Pension Termination

Pension Termination letters are hitting mailboxes at an alarming rate these days. Below I briefly explain Pension Terminations and offer two options to reduce the worry and stress these letters can cause.
pension termination

What Does Terminating a Pension Plan Mean?

For current or former employees receiving a “Notice of Intent to Terminate” letter, the experience of opening the envelope is not much different from getting any letter from the IRS. Anxiety and stress levels become elevated. Speed reading ensues.

Many Pension Termination Questions
Come to Mind Ranging From:

• My pension can be terminated?
• Where did my pension go?
• Does this mean my employer is filing for bankruptcy?
• Is my job at risk?

As a side note, this unfavorable thought progression is common enough to have been given the formal name of “catastrophizing”. Often, it is where we mentally take a walk down the path leading to the absolute worst-case scenario. 

Good news is that while employer bankruptcy CAN be the cause of terminating pensions, it is most likely not the cause.

Can a Pension Plan be Terminated?

The IRS and the Pension Benefit Guaranty Corporation (PBGC) have procedures in place for employers to end pension plans. Formally it was called “plan termination”.

There are two paths typically used to terminate the pension: standard termination and distress termination.

Employers can end a pension using standard pension termination only after proving sufficient assets in the pension plan to pay all earned benefits to participants.

Plan assets are then used to buy an annuity from an insurance company to replace the pension. The employer is required to give advanced notice of which insurance company the annuity will be purchased through. Some pension plans will allow a lump sum payment option as an alternative to the annuity purchase.

Pensions can also be terminated by the employer using distress termination.

This applies when an employer is in financial hardship. The employer must prove they cannot remain in business unless the pension plan is terminated. The PBGC then steps in to take over the pension’s responsibilities.

And yes, there is a third path for pension termination known as involuntary termination that is initiated by the PBGC, not the employer.

Involuntary termination starts when the PBGC determines a pension plan does not meet minimum funding standards. Or when the pension is not able to be cover the promised benefits. The PBGC can then step in to take over the pension’s promised benefits.

Pension Termination Types

Why Would a Company Terminate a Pension Plan?

It is increasingly more common for the termination of pension plans by employers.

A primary reason for pension termination is tremendous costs of the pension to the employer. A pension functions as a promise the employer has to provide a defined benefit. Also known as lifetime of pension payments or a future lump-sum payment.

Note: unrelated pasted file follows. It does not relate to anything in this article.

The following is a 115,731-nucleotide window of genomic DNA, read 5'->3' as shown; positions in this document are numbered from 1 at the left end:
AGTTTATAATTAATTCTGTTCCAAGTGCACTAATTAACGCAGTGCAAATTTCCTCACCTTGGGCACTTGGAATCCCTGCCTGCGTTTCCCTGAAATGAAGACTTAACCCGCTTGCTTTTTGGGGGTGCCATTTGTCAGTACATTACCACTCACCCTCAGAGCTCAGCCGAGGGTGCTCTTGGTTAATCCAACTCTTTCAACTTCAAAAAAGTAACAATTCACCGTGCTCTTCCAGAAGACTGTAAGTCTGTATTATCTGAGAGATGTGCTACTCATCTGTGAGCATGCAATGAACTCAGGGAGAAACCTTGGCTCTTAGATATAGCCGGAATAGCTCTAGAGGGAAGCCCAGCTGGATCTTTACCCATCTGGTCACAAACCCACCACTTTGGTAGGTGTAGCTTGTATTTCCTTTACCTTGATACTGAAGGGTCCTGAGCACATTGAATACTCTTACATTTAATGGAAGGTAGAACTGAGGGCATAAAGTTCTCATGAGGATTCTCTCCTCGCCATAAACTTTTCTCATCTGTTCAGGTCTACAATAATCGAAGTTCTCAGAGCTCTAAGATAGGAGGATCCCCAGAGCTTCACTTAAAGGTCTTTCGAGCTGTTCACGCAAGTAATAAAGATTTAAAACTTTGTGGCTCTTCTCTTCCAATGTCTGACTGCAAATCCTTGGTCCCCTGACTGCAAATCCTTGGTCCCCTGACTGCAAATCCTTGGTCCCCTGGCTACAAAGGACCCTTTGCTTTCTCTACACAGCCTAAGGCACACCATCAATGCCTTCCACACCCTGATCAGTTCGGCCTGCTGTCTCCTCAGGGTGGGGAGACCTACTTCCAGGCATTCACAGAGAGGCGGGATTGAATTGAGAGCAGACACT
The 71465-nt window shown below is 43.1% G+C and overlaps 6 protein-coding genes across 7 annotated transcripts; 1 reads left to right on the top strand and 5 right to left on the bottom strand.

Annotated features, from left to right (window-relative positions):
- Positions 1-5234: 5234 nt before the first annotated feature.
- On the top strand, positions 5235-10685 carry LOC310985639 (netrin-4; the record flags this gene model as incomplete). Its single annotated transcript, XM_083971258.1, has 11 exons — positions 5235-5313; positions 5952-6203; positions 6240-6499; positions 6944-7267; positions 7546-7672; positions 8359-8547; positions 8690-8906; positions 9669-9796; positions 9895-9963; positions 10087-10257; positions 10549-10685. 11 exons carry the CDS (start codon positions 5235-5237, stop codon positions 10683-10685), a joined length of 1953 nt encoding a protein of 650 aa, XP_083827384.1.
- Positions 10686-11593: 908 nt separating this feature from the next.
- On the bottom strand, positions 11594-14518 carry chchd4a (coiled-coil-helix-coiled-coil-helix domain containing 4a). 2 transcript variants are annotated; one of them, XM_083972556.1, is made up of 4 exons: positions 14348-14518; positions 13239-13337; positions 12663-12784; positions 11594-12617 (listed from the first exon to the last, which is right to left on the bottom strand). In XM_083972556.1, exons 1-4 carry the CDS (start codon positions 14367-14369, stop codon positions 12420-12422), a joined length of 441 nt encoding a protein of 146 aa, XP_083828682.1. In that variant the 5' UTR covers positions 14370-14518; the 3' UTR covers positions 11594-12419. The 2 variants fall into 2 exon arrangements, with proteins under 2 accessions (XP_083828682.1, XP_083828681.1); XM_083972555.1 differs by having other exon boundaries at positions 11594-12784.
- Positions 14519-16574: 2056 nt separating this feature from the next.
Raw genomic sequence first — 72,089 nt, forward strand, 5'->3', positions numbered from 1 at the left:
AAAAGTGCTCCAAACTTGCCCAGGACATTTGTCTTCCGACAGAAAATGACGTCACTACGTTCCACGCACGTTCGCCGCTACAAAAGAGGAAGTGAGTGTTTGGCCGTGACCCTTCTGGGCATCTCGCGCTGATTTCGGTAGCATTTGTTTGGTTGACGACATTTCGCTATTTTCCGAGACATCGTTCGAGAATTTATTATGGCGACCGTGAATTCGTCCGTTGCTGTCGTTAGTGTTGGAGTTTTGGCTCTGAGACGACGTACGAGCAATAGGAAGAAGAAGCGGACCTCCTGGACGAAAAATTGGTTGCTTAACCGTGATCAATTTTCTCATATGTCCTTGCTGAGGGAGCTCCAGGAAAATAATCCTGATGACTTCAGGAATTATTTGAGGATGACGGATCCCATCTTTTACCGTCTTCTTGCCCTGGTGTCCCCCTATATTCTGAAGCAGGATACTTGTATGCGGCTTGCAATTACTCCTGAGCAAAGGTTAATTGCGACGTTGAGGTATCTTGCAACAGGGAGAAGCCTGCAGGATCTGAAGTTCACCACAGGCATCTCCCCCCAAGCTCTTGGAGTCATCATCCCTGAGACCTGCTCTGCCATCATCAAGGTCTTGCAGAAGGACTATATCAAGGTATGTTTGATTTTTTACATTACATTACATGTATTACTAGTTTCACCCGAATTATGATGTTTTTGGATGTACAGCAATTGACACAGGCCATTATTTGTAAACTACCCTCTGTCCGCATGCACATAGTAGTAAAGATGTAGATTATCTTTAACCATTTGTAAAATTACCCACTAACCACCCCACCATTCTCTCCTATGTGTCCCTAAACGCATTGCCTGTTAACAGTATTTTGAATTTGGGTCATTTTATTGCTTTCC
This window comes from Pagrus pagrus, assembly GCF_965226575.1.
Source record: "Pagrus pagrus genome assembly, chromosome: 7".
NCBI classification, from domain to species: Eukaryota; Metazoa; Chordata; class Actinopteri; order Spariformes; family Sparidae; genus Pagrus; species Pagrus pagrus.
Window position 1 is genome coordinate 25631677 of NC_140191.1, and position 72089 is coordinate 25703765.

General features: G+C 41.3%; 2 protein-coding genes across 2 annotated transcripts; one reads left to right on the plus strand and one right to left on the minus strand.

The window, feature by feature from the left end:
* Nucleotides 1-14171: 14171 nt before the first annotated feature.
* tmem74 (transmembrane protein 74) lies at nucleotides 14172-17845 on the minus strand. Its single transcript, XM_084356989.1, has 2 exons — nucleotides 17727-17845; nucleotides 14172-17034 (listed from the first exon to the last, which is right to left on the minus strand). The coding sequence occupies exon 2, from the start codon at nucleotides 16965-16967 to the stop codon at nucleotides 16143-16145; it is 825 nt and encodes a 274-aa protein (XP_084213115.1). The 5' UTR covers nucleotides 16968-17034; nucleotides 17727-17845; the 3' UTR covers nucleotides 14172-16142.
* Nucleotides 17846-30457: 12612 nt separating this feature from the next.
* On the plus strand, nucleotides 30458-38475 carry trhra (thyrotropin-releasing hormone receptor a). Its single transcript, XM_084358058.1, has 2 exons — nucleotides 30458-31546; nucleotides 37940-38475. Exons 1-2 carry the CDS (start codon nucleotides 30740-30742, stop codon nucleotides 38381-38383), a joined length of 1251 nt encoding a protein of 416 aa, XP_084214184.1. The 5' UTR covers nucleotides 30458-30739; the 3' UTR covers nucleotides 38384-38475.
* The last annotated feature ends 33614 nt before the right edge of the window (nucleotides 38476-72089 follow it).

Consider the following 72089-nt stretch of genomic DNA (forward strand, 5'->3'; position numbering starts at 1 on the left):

An employer is on the hook to provide the promised benefit regardless of how investments perform or where interest rates go in the future. Regardless of how long employees live.

Financial risk burdened by the employer spurred a rise of defined contribution plan adoption as part of the Revenue Act passed in 1978.

The Revenue Act of 1978 included Section 401(k) which gave employees a tax-free way to defer compensation. Employers found tremendous value in matching employee contributions today versus guaranteeing a lifetime of payments.

Employers effectively transitioned the strain and risk of retirement income from their pension plan balance sheet to the employee’s balance sheet.

What Do I Do with My Terminated Pension?

For many, the only option will be to utilize an annuity the pension plan purchased at termination.

While any PBGC benefits end with the pension termination, a state guaranty association may insure all or part of your annuity in its place.

Annuities, like any other financial tool, are useful correctly for the right individual. Tax-deferred growth on taxable dollars can be a benefit during high income tax years.

pension termination options

Also, many use a combination of an annuity and Social Security Retirement Benefits to cover basic retirement living expenses.  Knowing that basic living expenses are covered allows investment management of your remaining retirement savings, regardless of market performance.

Others will have an option to receive a lump-sum payment in place of the annuity.

An increase in the number of available options can provide more favorable outcomes. It also tends to produce more anxiety and stress around making the right decision.

I recommend to analyze which option fits best with your overall financial plan.  Examples including possible considerations are included in our article, Understanding Arch Coal Pension Plan Benefit Options.

If you’re looking for help putting all of the pieces together regarding a recent pension termination, click here to schedule a time to talk. 

Brian Bickett, CFP at Iron Mountain Financial Planning, LLC

Brian Bickett, CFP®

Brian Bickett is a fee-based CERTIFIED FINANCIAL PLANNER™ professional located in Rapid City, SD and serving clients across the country. His financial advisor approach provides him deep understanding of your retirement goals and allows him to connect your money to your life in a way that feels right to you.

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